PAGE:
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Vol. LXII, No. 44
 
Wednesday, October 29, 2008
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Justice Ginsburg Terms Roe “An Easy Target” During PU Talk About Workings of the Court

Dilshanie Perera

“We have no guns in our arsenal, but we do have over 200 years of history,” said Supreme Court Justice Ruth Bader Ginsburg of the tools of the Court last Thursday during a conversation with Princeton University Provost Christopher Eisgruber.

Covering topics as varied as friendships among the justices, favorite provisions in the Constitution, and Roe v. Wade, Ms. Ginsburg spoke about her tenure on the bench to a completely packed house at Richardson Auditorium, at one point observing that the 1973 Supreme Court decision on Roe was “an easy target” that “became a rallying point for people who disagreed with choice.”

Regarding the case, Ms. Ginsburg said that the decision, which passed seven-to-two, “wasn’t a big surprise,” but what was surprising was “how far the Court had gone.”

“I think the Court bit off more than it could chew,” she said, adding that “there would have been an opportunity for dialogue with state legislatures” to “reduce restrictions on access to abortion” had the ruling been slightly different.

At the time of the case, Ms. Ginsburg characterized laws regarding choice as “in a state of flux” and noted a “gradual opening up” of abortion legislation. “Of course it has to be the woman’s choice, but the Court should not have done it all,” she said. “It is dangerous to go to the end of the road when all you see in front of you are a few yards.”

Prior to discussing Roe v. Wade, Ms. Ginsburg commented on the “lighter side of the Supreme Court,” speaking about “some customs that provide collegiality” among the justices. “The day begins with handshakes — 36 of them, to be exact” she said, explaining “It’s a way of saying even though you circulated that nasty dissent yesterday, we’re in this together, and we’re here to make decisions.”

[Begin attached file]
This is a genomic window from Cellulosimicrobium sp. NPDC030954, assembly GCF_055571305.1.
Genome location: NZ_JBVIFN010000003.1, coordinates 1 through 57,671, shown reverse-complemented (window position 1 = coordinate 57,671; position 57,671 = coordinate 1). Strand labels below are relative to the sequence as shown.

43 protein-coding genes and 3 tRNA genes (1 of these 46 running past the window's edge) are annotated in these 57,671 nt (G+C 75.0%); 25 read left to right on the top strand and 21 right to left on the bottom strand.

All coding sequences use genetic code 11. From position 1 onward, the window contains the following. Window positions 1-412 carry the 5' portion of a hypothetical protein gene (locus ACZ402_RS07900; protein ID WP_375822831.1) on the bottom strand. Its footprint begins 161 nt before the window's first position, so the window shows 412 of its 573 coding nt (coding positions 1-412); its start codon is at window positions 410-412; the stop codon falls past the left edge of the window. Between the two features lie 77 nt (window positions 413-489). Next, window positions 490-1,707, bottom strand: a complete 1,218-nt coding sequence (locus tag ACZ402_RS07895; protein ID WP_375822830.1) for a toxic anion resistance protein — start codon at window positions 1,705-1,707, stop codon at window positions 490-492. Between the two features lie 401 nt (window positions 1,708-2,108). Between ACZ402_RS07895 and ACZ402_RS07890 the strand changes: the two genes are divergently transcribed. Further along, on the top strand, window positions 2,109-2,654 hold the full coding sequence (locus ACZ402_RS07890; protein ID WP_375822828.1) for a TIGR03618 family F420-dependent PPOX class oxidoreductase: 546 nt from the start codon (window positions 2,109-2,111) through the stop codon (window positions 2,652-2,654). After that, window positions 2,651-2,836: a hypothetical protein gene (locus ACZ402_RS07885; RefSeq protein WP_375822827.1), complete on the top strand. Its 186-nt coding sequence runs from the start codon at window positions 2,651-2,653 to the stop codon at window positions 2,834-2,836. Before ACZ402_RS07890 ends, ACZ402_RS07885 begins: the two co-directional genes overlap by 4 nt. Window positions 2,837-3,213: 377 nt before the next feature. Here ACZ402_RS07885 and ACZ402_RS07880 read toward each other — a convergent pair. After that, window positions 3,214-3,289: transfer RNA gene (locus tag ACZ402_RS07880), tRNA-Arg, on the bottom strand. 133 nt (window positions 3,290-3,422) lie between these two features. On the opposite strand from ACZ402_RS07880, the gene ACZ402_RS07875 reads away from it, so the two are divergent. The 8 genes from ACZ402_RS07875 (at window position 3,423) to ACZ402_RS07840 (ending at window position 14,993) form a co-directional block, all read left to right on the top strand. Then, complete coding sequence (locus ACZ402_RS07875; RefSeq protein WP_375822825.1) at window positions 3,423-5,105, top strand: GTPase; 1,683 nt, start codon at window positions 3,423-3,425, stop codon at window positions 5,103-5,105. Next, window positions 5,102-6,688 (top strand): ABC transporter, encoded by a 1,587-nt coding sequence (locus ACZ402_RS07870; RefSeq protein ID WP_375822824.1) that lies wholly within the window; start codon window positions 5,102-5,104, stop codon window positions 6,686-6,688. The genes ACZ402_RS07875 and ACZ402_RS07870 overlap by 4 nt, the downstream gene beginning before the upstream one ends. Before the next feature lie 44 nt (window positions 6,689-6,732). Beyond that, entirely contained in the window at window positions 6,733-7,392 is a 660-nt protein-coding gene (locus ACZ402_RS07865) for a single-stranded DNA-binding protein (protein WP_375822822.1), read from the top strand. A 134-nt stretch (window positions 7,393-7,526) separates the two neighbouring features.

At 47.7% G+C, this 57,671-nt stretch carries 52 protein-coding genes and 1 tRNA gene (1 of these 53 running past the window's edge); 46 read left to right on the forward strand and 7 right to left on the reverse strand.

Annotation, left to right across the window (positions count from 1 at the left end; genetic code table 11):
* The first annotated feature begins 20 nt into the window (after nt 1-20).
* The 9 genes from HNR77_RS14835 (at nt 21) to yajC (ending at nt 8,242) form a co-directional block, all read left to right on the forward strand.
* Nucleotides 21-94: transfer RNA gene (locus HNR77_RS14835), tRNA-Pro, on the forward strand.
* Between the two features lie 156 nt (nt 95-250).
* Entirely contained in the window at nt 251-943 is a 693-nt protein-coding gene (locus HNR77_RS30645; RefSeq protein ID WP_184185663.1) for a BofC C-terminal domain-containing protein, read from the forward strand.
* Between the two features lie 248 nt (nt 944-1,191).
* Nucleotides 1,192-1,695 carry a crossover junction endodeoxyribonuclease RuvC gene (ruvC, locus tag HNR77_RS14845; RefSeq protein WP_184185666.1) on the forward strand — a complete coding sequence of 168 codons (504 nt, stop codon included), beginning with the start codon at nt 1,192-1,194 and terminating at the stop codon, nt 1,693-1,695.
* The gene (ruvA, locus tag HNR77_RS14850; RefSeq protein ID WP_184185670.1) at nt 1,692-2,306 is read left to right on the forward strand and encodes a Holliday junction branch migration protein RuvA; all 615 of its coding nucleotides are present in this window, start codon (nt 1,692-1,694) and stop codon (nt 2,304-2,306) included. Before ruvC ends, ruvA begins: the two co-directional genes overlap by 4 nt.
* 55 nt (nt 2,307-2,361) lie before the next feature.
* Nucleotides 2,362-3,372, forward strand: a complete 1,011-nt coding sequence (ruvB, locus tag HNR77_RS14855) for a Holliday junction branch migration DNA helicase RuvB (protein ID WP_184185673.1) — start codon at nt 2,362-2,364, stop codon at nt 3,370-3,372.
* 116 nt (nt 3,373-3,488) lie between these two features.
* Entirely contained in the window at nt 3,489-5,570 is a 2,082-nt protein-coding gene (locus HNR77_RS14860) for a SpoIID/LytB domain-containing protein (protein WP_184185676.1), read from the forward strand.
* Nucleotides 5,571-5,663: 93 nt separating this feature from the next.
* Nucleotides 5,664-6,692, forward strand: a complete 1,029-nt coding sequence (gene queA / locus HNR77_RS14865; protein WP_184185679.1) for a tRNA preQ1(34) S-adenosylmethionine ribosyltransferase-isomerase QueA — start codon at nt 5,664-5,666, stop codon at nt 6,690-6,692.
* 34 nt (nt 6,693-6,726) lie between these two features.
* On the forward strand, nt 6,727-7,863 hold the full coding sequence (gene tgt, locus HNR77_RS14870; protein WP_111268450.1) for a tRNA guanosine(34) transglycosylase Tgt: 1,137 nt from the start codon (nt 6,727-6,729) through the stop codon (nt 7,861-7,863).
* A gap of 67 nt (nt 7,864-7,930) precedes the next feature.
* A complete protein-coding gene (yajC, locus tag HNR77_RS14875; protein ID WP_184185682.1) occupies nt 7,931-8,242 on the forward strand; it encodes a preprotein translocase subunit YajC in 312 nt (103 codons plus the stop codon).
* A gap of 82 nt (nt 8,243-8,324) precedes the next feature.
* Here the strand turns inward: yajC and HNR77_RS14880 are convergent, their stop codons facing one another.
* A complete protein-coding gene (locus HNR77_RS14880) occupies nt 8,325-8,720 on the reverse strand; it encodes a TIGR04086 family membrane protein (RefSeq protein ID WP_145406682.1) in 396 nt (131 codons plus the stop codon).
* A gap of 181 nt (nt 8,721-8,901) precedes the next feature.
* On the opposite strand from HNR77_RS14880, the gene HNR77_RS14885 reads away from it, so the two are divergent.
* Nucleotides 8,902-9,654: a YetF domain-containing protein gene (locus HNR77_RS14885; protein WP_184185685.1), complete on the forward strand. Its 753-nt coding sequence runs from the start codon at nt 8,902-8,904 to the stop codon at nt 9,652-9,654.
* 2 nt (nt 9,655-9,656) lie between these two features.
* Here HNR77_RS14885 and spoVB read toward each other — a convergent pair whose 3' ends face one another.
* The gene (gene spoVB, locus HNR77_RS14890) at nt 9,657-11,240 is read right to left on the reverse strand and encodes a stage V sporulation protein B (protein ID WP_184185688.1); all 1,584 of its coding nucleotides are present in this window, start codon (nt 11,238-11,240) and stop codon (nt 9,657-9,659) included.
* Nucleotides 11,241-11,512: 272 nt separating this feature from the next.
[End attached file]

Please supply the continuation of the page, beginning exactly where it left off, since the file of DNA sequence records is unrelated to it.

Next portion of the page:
After drawing laughter from the audience when she revealed that “on Justices’ birthdays we sing ‘Happy Birthday,’ which is usually led by Justice Scalia, since he’s the only one who can carry a tune,” Ms. Ginsburg acknowledged that the Justices “have sharp differences on certain issues,” including the death penalty, campaign financing, access to courts by detainees at Guantanamo Bay, but “remain good friends and people who respect each other.”

“One-fourth to one-third of the time we agree unanimously, and just 11 cases split the court five-to-four,” Ms. Ginsburg remarked, saying that even if “our mutual respect is touched momentarily,” the Justices know that “the institution we serve is far more important than the egos of those who serve the court bench at any given time.”

During the discussion portion of the event, Mr. Eisgruber posed questions that students had sent him regarding the workings of the Supreme Court, and specific cases. He joked about how Bush v. Gore, the case that effectively ruled the 2000 presidential election in favor of George W. Bush, had almost made his students skeptical of his own pronouncements, since Mr. Eisgruber didn’t think the Court would take the case, or be anything but unanimous in making a decision when they did.

“I would have made the same prediction,” Ms. Ginsburg admitted, saying that the case “has never been cited by the Court since that time, and I believe it never will be.”

As the only female justice on the bench, Ms. Ginsburg is known for having campaigned for women’s rights before her appointment to the Court in 1993 by President Bill Clinton. “I was born at the right time and was in the right place when a revived women’s movement was vibrant in our society” she said, noting that women had been making similar arguments for equal rights prior to that time.

When asked how she would “grade America’s progress” especially with respect to women’s rights, Ms. Ginsburg responded, “We may not be number one, but my goodness how this society has moved in my lifetime.”

Gently chiding Princeton University’s one-time practice that “almost led to litigation,” Ms. Ginsburg spoke about a youth summer program in engineering that was only open to boys. When asked why the program was gender-restricted, she said that the response was, “It’s an intense program, and we can’t have little boys distracted by little girls.”

To say or believe something like that “would be wholly unthinkable today,” said Ms. Ginsburg, pointing to the progress in the country’s perceptions toward women over the past few decades.

The 14th amendment, which was instrumental in the Roe v. Wade decision, is Ms. Ginsburg’s “favorite provision” in the Constitution, especially the end of Section 1, which reads: “nor shall any State deprive any person of life, liberty, or property, without due process of law; nor deny to any person within its jurisdiction the equal protection of the laws.”

“I do not think this Constitution is a document that is frozen in time,” Ms. Ginsburg said. Her view exists in sharp contrast with other justices on the bench who are known to be strict constructionists. Calling the courts “reactive institutions,” she listed the “two great questions running through the law,” namely, “Who decides?” and “Where do you draw the line?”

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